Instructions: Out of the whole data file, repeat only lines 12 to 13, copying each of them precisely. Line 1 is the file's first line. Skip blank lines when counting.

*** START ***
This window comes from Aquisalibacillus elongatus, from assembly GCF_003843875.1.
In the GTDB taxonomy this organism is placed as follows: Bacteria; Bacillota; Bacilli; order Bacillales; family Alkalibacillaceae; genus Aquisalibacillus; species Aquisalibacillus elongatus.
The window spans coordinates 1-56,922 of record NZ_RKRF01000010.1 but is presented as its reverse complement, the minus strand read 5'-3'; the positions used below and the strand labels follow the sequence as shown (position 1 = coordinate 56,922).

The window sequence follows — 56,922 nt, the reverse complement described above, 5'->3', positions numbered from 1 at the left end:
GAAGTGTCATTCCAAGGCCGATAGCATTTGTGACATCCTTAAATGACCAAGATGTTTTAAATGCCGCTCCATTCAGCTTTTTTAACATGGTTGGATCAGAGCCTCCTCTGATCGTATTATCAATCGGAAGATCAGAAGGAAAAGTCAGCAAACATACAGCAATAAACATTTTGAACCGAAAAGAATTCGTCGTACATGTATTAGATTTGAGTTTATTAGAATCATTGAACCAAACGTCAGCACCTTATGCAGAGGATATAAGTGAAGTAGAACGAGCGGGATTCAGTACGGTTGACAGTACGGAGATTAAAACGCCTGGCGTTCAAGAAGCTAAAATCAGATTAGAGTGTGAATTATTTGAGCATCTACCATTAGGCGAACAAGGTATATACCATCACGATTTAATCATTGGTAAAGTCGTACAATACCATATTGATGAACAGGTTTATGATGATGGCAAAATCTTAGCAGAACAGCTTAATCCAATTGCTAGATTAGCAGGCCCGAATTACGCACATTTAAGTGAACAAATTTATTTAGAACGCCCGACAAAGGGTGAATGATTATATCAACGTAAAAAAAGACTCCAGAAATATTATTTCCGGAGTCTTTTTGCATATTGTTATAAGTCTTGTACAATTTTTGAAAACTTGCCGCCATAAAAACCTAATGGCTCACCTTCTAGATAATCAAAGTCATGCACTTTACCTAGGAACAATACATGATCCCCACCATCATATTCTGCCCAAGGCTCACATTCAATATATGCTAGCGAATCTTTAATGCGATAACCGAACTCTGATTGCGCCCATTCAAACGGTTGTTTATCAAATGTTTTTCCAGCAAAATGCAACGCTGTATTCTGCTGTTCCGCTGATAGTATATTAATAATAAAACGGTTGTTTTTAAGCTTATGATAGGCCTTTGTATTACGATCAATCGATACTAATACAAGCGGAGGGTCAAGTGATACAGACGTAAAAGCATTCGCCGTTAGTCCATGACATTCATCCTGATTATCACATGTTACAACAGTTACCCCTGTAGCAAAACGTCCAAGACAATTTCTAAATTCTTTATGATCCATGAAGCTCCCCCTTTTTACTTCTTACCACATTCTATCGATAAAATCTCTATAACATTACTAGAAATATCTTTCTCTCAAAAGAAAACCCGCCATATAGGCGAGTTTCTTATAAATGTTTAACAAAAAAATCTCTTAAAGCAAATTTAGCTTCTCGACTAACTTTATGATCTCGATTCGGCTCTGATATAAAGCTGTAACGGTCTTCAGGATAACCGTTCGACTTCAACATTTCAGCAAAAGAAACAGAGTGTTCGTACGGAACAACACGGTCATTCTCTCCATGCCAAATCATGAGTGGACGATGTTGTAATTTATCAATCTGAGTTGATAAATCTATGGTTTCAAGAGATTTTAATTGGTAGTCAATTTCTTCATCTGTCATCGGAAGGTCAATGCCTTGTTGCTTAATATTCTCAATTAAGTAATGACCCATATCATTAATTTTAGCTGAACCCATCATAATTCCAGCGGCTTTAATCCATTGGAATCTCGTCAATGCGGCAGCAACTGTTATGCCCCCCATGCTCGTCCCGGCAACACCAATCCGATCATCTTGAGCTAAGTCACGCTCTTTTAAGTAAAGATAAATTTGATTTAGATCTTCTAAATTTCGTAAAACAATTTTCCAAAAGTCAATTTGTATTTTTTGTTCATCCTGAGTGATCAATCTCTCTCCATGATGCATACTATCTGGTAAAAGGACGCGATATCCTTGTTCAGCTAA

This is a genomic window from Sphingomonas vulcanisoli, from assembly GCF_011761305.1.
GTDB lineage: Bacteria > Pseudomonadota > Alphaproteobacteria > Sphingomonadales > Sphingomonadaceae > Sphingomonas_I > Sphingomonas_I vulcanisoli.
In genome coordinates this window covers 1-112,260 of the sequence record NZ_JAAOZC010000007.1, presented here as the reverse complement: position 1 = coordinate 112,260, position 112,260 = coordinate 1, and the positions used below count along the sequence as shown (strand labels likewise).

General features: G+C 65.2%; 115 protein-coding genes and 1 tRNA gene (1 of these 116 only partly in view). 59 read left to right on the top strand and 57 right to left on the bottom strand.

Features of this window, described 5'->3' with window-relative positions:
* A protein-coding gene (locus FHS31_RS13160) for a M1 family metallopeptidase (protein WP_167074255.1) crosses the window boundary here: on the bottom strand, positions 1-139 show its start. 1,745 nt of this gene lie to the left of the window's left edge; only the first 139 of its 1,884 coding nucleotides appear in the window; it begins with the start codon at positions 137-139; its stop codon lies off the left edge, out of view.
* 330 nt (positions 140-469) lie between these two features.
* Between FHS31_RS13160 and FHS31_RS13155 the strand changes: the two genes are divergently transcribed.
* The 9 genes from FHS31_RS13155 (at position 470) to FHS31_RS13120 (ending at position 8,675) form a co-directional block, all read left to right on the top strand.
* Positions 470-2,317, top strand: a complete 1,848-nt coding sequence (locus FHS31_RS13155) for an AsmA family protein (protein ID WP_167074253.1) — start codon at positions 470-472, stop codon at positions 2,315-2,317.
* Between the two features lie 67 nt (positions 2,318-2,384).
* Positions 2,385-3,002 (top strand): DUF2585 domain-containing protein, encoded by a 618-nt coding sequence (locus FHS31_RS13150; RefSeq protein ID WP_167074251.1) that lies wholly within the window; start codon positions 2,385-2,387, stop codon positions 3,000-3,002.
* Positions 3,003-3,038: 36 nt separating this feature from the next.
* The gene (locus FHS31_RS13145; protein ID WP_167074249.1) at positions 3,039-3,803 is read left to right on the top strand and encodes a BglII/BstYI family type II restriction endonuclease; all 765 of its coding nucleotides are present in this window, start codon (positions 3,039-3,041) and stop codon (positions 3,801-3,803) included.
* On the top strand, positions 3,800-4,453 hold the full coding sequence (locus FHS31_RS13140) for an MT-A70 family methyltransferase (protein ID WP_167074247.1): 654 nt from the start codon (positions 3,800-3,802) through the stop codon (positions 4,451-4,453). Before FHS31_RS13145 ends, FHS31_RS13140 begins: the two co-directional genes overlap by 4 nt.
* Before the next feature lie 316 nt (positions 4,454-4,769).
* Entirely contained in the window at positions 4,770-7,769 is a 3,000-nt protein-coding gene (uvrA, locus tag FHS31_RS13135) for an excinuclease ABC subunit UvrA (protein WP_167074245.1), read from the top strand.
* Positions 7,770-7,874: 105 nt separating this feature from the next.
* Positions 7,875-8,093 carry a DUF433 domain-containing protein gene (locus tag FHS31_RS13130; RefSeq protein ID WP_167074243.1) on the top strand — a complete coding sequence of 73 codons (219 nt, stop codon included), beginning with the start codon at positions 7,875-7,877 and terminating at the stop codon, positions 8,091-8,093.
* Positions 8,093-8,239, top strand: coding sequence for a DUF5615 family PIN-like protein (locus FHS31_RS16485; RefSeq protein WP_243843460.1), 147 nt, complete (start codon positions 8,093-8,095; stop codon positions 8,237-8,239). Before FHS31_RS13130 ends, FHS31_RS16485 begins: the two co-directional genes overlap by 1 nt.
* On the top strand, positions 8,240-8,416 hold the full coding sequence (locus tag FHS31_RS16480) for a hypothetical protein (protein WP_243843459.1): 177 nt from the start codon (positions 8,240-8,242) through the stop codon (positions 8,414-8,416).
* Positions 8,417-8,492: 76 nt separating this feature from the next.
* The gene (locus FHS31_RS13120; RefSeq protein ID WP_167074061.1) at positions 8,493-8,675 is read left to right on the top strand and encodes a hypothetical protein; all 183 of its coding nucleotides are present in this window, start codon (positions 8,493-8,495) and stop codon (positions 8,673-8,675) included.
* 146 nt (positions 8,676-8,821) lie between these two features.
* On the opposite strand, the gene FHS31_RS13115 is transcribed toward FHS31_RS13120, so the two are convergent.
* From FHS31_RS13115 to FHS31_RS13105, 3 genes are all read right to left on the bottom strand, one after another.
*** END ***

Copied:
* 330 nt (positions 140-469) lie between these two features.
* Between FHS31_RS13160 and FHS31_RS13155 the strand changes: the two genes are divergently transcribed.